Super Mario Bros. 3 (NES) review
"As you play through this title, you're likely to pause at least once and wonder why games aren't this good anymore. The level design is bliss, the graphics beyond good and appropriate, the music engaging, the challenge level perfect."
The third title in the Super Mario Bros. franchise, and the one some would say sealed Mario as an industry icon for somewhere around a decade, Super Mario Bros. 3 is arguably the ultimate example of why many of today's adults started playing games and continue to play them to this very day. A polished, enormous platforming adventure, Super Mario Bros. 3 manages to be an excellent play for gamers of all ages, a testament to what developers once could (and still theoretically can do) with the 'limitation' of only two dimensions.
The story is the best place to start. As was the case with Super Mario Bros. before it, there's not a whole lot to it. An enormous turtle-like creature with spikes and poofy orange hair has kidnapped Princess Toadstool of the Mushroom Kingdom. Along with his Koopa children, Bowser is wreaking havoc throughout the otherwise peaceful realm. Mario and Luigi, two heroic plumbers, immediately undertake a quest to restore peace, save the princess, and prove to the turtles that plumbers really know what they're doing.
Clearly, the story is what some might consider 'weak'. It's fairly generic and not only that, it's been done before (within the franchise, no less). Still, there's a certain fairytale appeal to the whole thing. That appeal spreads to the graphics, which are a definite improvement over anything the series saw before. There are the shifting sands, the copper pipes, the bricks, the sky palaces, the eerie fortress designs, the themes from world to world, and in a game-altering switch, the world maps.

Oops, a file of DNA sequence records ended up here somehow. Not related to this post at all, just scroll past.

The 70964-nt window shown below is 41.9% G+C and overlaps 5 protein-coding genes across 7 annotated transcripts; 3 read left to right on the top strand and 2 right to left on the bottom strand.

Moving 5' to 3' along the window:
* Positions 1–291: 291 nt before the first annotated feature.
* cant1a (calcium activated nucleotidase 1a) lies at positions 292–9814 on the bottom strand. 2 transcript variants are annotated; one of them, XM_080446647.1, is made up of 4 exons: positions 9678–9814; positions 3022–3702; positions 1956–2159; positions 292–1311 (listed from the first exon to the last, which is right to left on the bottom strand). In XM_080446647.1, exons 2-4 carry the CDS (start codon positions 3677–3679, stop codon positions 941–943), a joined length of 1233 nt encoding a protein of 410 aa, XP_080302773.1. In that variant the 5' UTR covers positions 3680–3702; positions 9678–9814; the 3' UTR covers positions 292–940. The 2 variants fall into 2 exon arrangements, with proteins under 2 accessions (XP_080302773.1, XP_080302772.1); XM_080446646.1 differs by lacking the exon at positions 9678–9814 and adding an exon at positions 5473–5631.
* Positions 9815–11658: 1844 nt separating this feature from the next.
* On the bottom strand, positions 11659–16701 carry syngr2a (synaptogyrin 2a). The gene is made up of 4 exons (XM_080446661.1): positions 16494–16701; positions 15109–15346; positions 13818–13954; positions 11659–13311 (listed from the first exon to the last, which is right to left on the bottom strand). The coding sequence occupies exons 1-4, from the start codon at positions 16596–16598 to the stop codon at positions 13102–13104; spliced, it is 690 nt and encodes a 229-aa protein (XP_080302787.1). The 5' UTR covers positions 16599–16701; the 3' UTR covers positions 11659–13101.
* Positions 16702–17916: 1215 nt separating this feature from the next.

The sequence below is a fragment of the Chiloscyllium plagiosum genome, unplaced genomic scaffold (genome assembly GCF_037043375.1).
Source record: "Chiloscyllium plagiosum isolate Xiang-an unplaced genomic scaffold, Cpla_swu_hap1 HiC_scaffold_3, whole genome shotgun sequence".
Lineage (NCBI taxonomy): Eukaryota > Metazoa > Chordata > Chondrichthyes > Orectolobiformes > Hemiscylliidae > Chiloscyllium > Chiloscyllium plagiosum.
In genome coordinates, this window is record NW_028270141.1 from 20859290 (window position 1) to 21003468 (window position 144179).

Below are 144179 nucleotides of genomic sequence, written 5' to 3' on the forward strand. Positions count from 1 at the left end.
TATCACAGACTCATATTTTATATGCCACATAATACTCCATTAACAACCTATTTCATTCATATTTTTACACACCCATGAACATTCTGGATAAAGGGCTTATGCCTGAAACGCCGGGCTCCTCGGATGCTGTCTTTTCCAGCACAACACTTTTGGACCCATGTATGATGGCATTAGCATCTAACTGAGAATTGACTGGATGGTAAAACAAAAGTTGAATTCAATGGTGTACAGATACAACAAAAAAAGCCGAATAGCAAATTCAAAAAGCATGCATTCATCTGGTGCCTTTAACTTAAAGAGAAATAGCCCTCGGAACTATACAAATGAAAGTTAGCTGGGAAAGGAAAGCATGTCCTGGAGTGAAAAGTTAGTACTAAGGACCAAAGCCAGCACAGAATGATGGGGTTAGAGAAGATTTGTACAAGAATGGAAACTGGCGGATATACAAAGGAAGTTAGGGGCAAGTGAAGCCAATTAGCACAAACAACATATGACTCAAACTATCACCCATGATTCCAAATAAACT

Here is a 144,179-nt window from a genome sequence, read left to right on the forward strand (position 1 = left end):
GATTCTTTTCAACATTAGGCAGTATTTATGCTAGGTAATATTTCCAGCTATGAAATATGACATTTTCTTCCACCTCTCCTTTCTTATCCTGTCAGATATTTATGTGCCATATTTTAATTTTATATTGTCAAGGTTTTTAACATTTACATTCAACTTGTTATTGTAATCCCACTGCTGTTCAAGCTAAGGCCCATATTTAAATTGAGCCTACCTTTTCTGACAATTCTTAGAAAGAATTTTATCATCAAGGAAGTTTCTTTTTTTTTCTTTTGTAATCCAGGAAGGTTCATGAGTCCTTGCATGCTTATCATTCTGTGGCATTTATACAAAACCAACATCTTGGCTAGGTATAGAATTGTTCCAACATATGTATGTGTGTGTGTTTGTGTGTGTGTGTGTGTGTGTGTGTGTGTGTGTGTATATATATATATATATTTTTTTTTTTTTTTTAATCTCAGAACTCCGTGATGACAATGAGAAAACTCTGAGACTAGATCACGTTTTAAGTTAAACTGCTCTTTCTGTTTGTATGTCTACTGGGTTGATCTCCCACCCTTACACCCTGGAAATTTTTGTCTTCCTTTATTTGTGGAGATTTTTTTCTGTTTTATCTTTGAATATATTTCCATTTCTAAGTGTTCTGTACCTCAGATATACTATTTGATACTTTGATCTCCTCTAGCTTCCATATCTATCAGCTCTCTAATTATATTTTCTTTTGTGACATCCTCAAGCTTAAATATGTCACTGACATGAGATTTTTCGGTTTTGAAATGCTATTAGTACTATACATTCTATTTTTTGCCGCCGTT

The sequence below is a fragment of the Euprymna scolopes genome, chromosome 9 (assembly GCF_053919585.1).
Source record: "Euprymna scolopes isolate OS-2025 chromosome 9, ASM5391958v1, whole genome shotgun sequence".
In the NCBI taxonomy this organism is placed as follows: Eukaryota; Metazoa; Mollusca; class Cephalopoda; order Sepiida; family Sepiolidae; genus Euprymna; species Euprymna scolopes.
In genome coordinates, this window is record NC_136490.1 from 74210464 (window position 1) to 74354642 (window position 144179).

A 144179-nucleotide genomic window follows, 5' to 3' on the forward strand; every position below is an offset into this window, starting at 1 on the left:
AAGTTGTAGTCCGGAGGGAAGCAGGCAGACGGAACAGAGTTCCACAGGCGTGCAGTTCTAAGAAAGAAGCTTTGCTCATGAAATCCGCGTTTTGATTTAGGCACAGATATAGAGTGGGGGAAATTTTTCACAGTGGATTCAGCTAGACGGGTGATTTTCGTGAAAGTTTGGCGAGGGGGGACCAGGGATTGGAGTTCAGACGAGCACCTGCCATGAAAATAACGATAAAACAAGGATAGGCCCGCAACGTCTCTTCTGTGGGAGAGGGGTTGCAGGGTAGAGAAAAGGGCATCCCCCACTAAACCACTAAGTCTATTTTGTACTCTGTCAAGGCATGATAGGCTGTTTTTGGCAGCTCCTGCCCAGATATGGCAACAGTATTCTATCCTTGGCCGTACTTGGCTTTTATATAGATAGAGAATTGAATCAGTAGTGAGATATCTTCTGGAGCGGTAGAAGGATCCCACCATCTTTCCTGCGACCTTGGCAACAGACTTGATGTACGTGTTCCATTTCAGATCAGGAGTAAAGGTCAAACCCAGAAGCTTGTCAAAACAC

That's right; each world has a special theme, punctuated perfectly by an appropriate map. The first world has grassy fields, and the levels match well. The second world is a desert and you'll notice the difference in the level geography. Sand pits, pyramids, and a burning sun are only a few examples. So it goes through the whole game. The map is about more than just visuals, though. Its effect on the gameplay is the stuff of legends, an innovation that affected gaming for all time.
Players are placed on the map, where they can follow paths to access levels. Reaching the level icon will allow you to enter it and complete it. To progress to the end of a world, you must complete several (but generally not all) of the stages and clear the way to the final castle waiting at the end. Along the way are bonus areas where you can stock up on items and lives. If you get to the castle without dying all your lives, you can access the Koopa airship, where you must defeat one of Bowser's offspring. Should you die all your lives there, you'll go back to the start of the map. The airship will still be present, but the numbered levels you completed are now in the way again, meaning that if you have to continue, it's very bad news but not the end of the world.
Complicating matters is the two-player mode. If you're playing with a friend--and why wouldn't you be?--you'll likely find yourself competing for items. Sometimes it's no big deal, but the really cool stuff is a matter of life and death, it sometimes seems. It's common for one player to clear the path to the mushroom house, then for the other to skip over the first player and grab the goods he really didn't earn. The good news is that there's a fair way to resolve this: simply enter the game's included battle mode.
If you ever played the original Mario Bros. then you have an approximate idea of what to expect. Two players run and jump around a small area, knocking enemies from beneath, then clearing them for a coin. The player to receive the most of the five coins wins, unless he dies while attempting to do so. Whoever wins the match gets to continue along the map. That's a summary, of course. There's more depth to this one mode than you might imagine.